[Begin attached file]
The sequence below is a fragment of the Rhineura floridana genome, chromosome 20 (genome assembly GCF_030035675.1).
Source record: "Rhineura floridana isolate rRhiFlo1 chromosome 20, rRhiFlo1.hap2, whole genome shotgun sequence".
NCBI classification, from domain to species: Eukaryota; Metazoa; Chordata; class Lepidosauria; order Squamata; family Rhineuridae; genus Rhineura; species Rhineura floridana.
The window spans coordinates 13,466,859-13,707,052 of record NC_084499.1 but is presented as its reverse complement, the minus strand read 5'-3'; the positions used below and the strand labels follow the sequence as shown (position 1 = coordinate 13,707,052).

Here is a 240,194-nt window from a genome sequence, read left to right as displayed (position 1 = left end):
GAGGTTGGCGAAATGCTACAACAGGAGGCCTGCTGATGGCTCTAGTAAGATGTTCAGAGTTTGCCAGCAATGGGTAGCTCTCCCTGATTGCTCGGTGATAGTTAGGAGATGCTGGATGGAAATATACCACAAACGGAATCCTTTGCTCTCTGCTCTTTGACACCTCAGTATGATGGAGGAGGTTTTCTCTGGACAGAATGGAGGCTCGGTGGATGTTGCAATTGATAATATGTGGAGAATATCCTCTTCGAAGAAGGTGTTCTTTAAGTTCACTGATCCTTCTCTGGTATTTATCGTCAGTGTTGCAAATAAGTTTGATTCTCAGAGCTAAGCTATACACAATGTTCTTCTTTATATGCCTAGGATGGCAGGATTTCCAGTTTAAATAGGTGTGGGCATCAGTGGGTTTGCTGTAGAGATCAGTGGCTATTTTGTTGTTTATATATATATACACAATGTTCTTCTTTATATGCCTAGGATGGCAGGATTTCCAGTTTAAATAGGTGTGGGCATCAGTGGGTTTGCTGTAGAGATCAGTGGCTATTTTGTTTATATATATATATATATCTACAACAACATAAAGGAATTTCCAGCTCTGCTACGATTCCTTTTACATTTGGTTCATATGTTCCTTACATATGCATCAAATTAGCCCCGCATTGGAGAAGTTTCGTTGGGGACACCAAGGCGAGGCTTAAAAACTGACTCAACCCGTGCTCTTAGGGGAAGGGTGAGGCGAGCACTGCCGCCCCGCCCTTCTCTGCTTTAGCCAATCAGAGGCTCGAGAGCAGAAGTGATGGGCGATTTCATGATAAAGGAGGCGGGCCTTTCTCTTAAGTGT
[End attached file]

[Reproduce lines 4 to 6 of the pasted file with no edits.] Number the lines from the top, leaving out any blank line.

The window spans coordinates 13,466,859-13,707,052 of record NC_084499.1 but is presented as its reverse complement, the minus strand read 5'-3'; the positions used below and the strand labels follow the sequence as shown (position 1 = coordinate 13,707,052).

Here is a 240,194-nt window from a genome sequence, read left to right as displayed (position 1 = left end):
GAGGTTGGCGAAATGCTACAACAGGAGGCCTGCTGATGGCTCTAGTAAGATGTTCAGAGTTTGCCAGCAATGGGTAGCTCTCCCTGATTGCTCGGTGATAGTTAGGAGATGCTGGATGGAAATATACCACAAACGGAATCCTTTGCTCTCTGCTCTTTGACACCTCAGTATGATGGAGGAGGTTTTCTCTGGACAGAATGGAGGCTCGGTGGATGTTGCAATTGATAATATGTGGAGAATATCCTCTTCGAAGAAGGTGTTCTTTAAGTTCACTGATCCTTCTCTGGTATTTATCGTCAGTGTTGCAAATAAGTTTGATTCTCAGAGCTAAGCTATACACAATGTTCTTCTTTATATGCCTAGGATGGCAGGATTTCCAGTTTAAATAGGTGTGGGCATCAGTGGGTTTGCTGTAGAGATCAGTGGCTATTTTGTTGTTTATATATATATACACAATGTTCTTCTTTATATGCCTAGGATGGCAGGATTTCCAGTTTAAATAGGTGTGGGCATCAGTGGGTTTGCTGTAGAGATCAGTGGCTATTTTGTTTATATATATATATATATCTACAACAACATAAAGGAATTTCCAGCTCTGCTACGATTCCTTTTACATTTGGTTCATATGTTCCTTACATATGCATCAAATTAGCCCCGCATTGGAGAAGTTTCGTTGGGGACACCAAGGCGAGGCTTAAAAACTGACTCAACCCGTGCTCTTAGGGGAAGGGTGAGGCGAGCACTGCCGCCCCGCCCTTCTCTGCTTTAGCCAATCAGAGGCTCGAGAGCAGAAGTGATGGGCGATTTCATGATAAAGGAGGCGGGCCTTTCTCTTAAGTGT